Tam tried hard to fish and by the end of the day had a basket full of fish. But Cam spent the day playing in the long grass, laying in the warm sunshine, and picking wild flowers. The sun began to go down before Cam had even started her fishing. She looked at her empty basket and had a bright idea. “Sister, sister,” she said to Tam, “your face and hair are very dirty. Why don’t you step into the fresh water and have a good wash? If you go home like this, mother is going to be angry with you.”
Tam did as Cam said, and had a good wash. But, as she did this, Cam put her sister’s fish into her own basket and went home as quickly as she could. When Tam saw that her fish were taken, she became frightened and she began to cry sadly. Certainly, her stepmother would do something bad to her for not bringing home any fish!
Suddenly, she felt a soft, fresh wind. The sky seemed bluer and the clouds whiter. In front of Tam stood the smiling Goddess of Kindness. “What is the matter, sweet child?” asked the Goddess in a sweet voice.
Tam told her about her unhappy life and added: “Dear Goddess, what am I to do tonight when I go home? I am frightened to death, for my stepmother will not believe me and will hit me very, very hard.”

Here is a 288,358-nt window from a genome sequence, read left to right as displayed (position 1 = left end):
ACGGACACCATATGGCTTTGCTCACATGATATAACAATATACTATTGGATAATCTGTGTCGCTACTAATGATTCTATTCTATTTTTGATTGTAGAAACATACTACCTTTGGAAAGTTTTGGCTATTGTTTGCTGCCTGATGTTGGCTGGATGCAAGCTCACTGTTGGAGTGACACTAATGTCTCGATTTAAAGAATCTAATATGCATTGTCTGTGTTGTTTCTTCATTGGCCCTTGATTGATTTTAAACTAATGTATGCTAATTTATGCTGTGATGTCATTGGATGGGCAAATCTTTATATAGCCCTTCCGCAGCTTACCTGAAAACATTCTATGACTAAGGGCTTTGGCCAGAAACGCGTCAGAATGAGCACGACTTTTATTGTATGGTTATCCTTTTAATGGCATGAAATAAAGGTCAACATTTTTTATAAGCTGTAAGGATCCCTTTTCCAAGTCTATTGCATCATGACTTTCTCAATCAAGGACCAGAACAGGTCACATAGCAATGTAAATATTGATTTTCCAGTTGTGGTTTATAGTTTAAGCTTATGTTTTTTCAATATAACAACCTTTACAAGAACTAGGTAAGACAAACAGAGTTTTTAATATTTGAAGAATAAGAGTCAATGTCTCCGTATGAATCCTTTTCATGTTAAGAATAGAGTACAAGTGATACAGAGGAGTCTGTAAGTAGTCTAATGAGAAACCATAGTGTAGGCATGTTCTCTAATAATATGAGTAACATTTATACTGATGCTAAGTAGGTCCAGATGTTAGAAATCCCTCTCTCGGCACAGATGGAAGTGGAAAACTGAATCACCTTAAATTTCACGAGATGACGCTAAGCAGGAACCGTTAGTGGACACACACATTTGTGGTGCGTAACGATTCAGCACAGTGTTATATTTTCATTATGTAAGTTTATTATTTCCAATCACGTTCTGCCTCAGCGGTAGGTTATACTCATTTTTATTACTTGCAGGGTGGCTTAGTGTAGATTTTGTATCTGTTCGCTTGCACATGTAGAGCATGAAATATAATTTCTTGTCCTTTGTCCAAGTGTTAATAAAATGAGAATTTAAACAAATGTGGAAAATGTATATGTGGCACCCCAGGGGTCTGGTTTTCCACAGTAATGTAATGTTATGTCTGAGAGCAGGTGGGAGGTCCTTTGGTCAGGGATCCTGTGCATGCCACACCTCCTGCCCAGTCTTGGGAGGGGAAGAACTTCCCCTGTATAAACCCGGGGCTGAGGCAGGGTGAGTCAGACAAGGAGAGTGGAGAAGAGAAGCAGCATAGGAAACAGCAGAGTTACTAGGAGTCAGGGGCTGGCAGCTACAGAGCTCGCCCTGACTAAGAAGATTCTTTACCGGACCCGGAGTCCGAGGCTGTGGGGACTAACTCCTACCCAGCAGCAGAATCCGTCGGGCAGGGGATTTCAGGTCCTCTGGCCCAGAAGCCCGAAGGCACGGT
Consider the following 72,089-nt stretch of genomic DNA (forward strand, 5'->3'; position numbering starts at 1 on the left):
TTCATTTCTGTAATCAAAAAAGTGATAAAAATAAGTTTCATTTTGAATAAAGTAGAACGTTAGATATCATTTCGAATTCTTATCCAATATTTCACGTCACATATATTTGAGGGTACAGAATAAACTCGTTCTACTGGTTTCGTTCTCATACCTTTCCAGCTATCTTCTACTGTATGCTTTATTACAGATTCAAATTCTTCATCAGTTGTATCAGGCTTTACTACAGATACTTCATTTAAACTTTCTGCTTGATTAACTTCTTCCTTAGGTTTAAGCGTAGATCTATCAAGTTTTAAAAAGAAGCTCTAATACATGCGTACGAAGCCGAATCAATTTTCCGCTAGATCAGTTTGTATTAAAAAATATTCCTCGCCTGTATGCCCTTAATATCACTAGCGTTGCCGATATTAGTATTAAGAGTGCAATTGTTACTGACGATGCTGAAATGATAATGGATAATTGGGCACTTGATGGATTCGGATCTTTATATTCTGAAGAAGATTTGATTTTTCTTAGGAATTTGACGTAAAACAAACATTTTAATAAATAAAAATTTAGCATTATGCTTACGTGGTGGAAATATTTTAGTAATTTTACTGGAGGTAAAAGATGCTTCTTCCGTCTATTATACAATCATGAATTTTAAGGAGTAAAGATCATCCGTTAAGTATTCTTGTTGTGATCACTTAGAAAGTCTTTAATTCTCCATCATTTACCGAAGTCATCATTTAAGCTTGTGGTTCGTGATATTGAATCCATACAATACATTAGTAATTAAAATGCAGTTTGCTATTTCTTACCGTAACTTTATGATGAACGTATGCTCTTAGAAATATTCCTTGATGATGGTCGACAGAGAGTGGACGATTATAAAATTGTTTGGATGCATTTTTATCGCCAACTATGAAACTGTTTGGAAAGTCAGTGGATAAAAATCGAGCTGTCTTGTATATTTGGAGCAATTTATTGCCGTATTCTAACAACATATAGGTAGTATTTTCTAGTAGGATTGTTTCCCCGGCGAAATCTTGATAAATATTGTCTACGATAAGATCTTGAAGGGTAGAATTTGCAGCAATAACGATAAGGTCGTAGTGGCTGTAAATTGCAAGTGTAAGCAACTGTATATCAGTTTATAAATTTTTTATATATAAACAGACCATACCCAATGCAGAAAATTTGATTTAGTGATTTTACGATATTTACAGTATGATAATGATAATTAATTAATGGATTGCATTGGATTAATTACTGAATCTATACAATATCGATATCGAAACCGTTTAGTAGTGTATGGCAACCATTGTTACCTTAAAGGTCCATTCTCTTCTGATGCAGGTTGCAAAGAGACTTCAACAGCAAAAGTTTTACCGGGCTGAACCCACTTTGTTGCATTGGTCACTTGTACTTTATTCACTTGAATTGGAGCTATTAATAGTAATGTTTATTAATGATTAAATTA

The Goddess of Kindness said to her, “Your unhappiness will be over soon. Believe in me and don’t be sad. Now, look at your basket to see whether there is anything left there.”
Tam looked and saw a lovely red fish with golden eyes. It smiled at her and she gave a little cry of surprise. The Goddess told her to take the fish home and put it in the well at the back of the house. Then, feed it three times a day with what she could save from her own food. She said that if Tam did this, she would soon find happiness.
Tam thanked the Goddess and did just as she was told. Whenever she went to the well, the fish would swim to the top of the water to see her. But should anyone else come, the fish would never show itself. Tam’s strange activity at the well was noticed by Mai. One day she and Cam hid behind a tree and watched Tam with the fish. After Tam had gone, they went to the well to look for the fish but it stayed in the deep water. Mai then decided to ask Tam to go to a far-away place to get some firewood. Taking advantage of Tam being away, she put on some of Tam’s torn clothes and went to call the fish. When it came up thinking she was Tam, Mai caught and killed it and then cooked it.